I'm not sure that I'd be less burned out if I put the kids back in public school-I'd have to drive them back and forth from school, worry about their getting their homework done, dealing with parent-teacher meetings, bullying, and all the other things that made me take the kids out of that school in the first place.

Yeah this is something I always try to remind myself of :-)

Pefa
07-12-2011, 07:38 AM
Sorry I was so incoherent yesterday. For me, burnout is less about the hs'ing than the externals surrounding it. Personally, I am considering schooling the boys because they need some stuff that I can't provide. I look on it as part of the spectrum. Honestly, short of searching out an inner city school filled with metal detectors and drive by shootings (tough to find in rural VT) to enroll them in, they won't be worse off in school than they were this past year.

When will you have to make a decision about working? That kind of limbo can really bring everything to a screeching halt. I also think puberty is a tough time for any educator - you have to keep slogging away even as children look at you blankly through a fog of hormones. Certainly it was a huge relief when ES started HS. Somebody else was responsible. And even though we laughed at some of the ridiculous stuff, we were both aware that this was a system he had chosen for a reason and it fulfilled his needs beautifully.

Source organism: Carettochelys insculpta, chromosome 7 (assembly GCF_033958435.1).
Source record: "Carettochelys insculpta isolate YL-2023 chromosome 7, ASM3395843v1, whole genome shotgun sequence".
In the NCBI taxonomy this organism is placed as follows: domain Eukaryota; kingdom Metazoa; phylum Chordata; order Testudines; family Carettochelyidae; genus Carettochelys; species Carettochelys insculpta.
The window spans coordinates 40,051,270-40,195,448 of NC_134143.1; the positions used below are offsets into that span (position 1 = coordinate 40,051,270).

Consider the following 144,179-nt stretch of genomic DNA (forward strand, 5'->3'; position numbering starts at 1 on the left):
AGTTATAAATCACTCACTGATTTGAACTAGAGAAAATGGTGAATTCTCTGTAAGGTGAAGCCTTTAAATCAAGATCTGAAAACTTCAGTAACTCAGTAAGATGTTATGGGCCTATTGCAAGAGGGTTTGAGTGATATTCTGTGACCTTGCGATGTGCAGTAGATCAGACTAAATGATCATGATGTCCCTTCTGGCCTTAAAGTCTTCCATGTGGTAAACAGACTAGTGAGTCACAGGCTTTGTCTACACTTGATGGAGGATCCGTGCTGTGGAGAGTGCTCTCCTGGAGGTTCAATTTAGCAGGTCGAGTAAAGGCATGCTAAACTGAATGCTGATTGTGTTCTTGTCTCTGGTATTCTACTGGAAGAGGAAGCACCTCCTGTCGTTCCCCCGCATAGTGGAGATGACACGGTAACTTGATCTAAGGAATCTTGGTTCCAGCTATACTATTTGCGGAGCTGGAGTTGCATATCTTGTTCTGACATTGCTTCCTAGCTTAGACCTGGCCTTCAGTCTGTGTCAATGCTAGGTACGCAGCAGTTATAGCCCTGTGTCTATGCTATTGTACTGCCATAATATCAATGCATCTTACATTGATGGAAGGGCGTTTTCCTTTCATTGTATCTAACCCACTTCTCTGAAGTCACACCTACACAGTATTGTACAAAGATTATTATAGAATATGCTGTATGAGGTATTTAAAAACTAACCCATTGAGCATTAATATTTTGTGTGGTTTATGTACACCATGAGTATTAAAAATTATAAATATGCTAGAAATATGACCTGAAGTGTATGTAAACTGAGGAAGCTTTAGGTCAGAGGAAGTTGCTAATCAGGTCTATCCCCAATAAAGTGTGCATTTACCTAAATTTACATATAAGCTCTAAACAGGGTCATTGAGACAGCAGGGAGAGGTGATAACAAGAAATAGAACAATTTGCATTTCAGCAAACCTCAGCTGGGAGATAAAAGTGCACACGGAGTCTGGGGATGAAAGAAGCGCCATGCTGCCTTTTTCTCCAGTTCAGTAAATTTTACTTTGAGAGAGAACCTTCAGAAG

You know what the right choice is for you and your family. It doesn't have to make sense to anybody but you.

holycrap
07-13-2011, 02:39 PM
You should be commended! You have three to educate.
Let's face it ... homeschooling is a never ending, pretty much thank-less job.
Everyone (if they are honest), feels this way.

This website is helpful in getting honest perspective.
I think what everyone is saying and what you need to hear is that IT IS VERY IMPORTANT TO FIND SOMETHING THAT MAKES YOU HAPPY AND DO IT.
A happy Mom makes a happy family.
Don't put up with any crap and don't sweat the small stuff.

Stella M
07-13-2011, 06:39 PM
( Since Pefa said it first, I too am relieved to have dd12 heading off to school next year, for the break it will give me from trying to meet all her needs all the time. This year has been intense; the thought of someone else schooling her, at least for a while, feels like the weight of the world off my shoulders. But...it was her choice, not mine. I don't know whether that makes it different. I don't think life will get easier for us with school in the picture, but I'm ready to let someone else handle the academics and be in charge of her for a bit. )

So I guess I'm saying that sending children back to school isn't the answer to burnout. Sometimes, though, in some situations, for some children, it can be an answer.

coloradoalice
07-13-2011, 07:40 PM
We are in our third year and have experienced burn out more than once. Whenever it occurs we default to unschooling. Then when we get burn out on that we go back to something more structured and scheduled. Back and forth we go all according to our needs. It's worked very well for us.